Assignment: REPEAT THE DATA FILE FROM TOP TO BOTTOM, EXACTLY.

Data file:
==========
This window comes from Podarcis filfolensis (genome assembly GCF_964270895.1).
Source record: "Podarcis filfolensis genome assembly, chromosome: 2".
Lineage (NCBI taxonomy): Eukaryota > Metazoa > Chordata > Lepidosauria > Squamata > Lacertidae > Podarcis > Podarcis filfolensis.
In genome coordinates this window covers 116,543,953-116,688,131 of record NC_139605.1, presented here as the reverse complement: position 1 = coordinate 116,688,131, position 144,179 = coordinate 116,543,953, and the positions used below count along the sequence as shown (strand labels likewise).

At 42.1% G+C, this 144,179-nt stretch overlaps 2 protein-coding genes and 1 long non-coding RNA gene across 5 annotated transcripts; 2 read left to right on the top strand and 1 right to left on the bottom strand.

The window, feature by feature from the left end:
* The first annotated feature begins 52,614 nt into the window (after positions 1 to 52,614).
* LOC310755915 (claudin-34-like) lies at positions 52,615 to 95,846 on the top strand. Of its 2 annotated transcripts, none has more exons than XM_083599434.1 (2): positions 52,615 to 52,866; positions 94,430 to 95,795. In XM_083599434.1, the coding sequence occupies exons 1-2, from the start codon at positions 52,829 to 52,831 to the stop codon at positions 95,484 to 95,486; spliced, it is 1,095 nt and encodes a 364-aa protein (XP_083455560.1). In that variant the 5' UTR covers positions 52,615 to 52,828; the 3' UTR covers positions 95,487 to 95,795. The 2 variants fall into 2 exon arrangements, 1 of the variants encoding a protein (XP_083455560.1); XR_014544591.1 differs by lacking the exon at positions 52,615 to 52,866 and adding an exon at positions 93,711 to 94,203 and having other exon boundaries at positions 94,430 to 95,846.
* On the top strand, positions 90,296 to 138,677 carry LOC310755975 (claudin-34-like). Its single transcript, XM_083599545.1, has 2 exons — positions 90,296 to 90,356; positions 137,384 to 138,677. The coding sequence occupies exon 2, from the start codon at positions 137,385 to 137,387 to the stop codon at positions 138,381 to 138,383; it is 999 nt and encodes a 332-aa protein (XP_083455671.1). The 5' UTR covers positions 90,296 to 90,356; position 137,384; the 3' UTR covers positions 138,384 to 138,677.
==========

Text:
This window comes from Podarcis filfolensis (genome assembly GCF_964270895.1).
Source record: "Podarcis filfolensis genome assembly, chromosome: 2".
Lineage (NCBI taxonomy): Eukaryota > Metazoa > Chordata > Lepidosauria > Squamata > Lacertidae > Podarcis > Podarcis filfolensis.
In genome coordinates this window covers 116,543,953-116,688,131 of record NC_139605.1, presented here as the reverse complement: position 1 = coordinate 116,688,131, position 144,179 = coordinate 116,543,953, and the positions used below count along the sequence as shown (strand labels likewise).

At 42.1% G+C, this 144,179-nt stretch overlaps 2 protein-coding genes and 1 long non-coding RNA gene across 5 annotated transcripts; 2 read left to right on the top strand and 1 right to left on the bottom strand.

The window, feature by feature from the left end:
* The first annotated feature begins 52,614 nt into the window (after positions 1 to 52,614).
* LOC310755915 (claudin-34-like) lies at positions 52,615 to 95,846 on the top strand. Of its 2 annotated transcripts, none has more exons than XM_083599434.1 (2): positions 52,615 to 52,866; positions 94,430 to 95,795. In XM_083599434.1, the coding sequence occupies exons 1-2, from the start codon at positions 52,829 to 52,831 to the stop codon at positions 95,484 to 95,486; spliced, it is 1,095 nt and encodes a 364-aa protein (XP_083455560.1). In that variant the 5' UTR covers positions 52,615 to 52,828; the 3' UTR covers positions 95,487 to 95,795. The 2 variants fall into 2 exon arrangements, 1 of the variants encoding a protein (XP_083455560.1); XR_014544591.1 differs by lacking the exon at positions 52,615 to 52,866 and adding an exon at positions 93,711 to 94,203 and having other exon boundaries at positions 94,430 to 95,846.
* On the top strand, positions 90,296 to 138,677 carry LOC310755975 (claudin-34-like). Its single transcript, XM_083599545.1, has 2 exons — positions 90,296 to 90,356; positions 137,384 to 138,677. The coding sequence occupies exon 2, from the start codon at positions 137,385 to 137,387 to the stop codon at positions 138,381 to 138,383; it is 999 nt and encodes a 332-aa protein (XP_083455671.1). The 5' UTR covers positions 90,296 to 90,356; position 137,384; the 3' UTR covers positions 138,384 to 138,677.